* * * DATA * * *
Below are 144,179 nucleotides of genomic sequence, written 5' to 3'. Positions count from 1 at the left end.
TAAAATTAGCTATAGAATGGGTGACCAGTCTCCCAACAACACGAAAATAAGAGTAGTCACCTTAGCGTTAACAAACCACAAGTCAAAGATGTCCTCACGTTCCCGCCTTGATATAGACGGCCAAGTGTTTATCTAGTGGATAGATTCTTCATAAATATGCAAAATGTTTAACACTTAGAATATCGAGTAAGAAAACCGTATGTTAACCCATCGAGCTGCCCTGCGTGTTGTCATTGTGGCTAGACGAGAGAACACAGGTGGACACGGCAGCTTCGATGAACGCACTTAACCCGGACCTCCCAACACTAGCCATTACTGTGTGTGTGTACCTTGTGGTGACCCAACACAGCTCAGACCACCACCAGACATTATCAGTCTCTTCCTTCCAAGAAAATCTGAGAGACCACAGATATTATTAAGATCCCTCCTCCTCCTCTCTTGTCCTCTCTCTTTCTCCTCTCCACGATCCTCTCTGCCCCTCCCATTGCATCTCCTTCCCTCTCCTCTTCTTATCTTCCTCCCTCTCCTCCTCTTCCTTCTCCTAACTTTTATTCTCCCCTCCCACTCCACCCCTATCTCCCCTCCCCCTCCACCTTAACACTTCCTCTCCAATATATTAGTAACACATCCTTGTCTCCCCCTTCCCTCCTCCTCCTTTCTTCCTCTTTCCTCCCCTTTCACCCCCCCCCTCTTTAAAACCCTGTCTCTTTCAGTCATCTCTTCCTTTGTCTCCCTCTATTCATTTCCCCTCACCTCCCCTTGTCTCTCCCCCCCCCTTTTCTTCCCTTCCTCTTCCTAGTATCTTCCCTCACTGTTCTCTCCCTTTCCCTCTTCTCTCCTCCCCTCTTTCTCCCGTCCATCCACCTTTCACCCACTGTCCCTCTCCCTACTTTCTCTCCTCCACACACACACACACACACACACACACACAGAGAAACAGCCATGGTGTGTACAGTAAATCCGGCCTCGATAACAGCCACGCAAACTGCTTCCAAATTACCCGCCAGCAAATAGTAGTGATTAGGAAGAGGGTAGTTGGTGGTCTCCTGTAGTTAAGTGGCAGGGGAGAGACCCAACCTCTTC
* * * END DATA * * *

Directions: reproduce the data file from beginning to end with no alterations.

Below are 144,179 nucleotides of genomic sequence, written 5' to 3'. Positions count from 1 at the left end.
TAAAATTAGCTATAGAATGGGTGACCAGTCTCCCAACAACACGAAAATAAGAGTAGTCACCTTAGCGTTAACAAACCACAAGTCAAAGATGTCCTCACGTTCCCGCCTTGATATAGACGGCCAAGTGTTTATCTAGTGGATAGATTCTTCATAAATATGCAAAATGTTTAACACTTAGAATATCGAGTAAGAAAACCGTATGTTAACCCATCGAGCTGCCCTGCGTGTTGTCATTGTGGCTAGACGAGAGAACACAGGTGGACACGGCAGCTTCGATGAACGCACTTAACCCGGACCTCCCAACACTAGCCATTACTGTGTGTGTGTACCTTGTGGTGACCCAACACAGCTCAGACCACCACCAGACATTATCAGTCTCTTCCTTCCAAGAAAATCTGAGAGACCACAGATATTATTAAGATCCCTCCTCCTCCTCTCTTGTCCTCTCTCTTTCTCCTCTCCACGATCCTCTCTGCCCCTCCCATTGCATCTCCTTCCCTCTCCTCTTCTTATCTTCCTCCCTCTCCTCCTCTTCCTTCTCCTAACTTTTATTCTCCCCTCCCACTCCACCCCTATCTCCCCTCCCCCTCCACCTTAACACTTCCTCTCCAATATATTAGTAACACATCCTTGTCTCCCCCTTCCCTCCTCCTCCTTTCTTCCTCTTTCCTCCCCTTTCACCCCCCCCCTCTTTAAAACCCTGTCTCTTTCAGTCATCTCTTCCTTTGTCTCCCTCTATTCATTTCCCCTCACCTCCCCTTGTCTCTCCCCCCCCCTTTTCTTCCCTTCCTCTTCCTAGTATCTTCCCTCACTGTTCTCTCCCTTTCCCTCTTCTCTCCTCCCCTCTTTCTCCCGTCCATCCACCTTTCACCCACTGTCCCTCTCCCTACTTTCTCTCCTCCACACACACACACACACACACACACACACAGAGAAACAGCCATGGTGTGTACAGTAAATCCGGCCTCGATAACAGCCACGCAAACTGCTTCCAAATTACCCGCCAGCAAATAGTAGTGATTAGGAAGAGGGTAGTTGGTGGTCTCCTGTAGTTAAGTGGCAGGGGAGAGACCCAACCTCTTC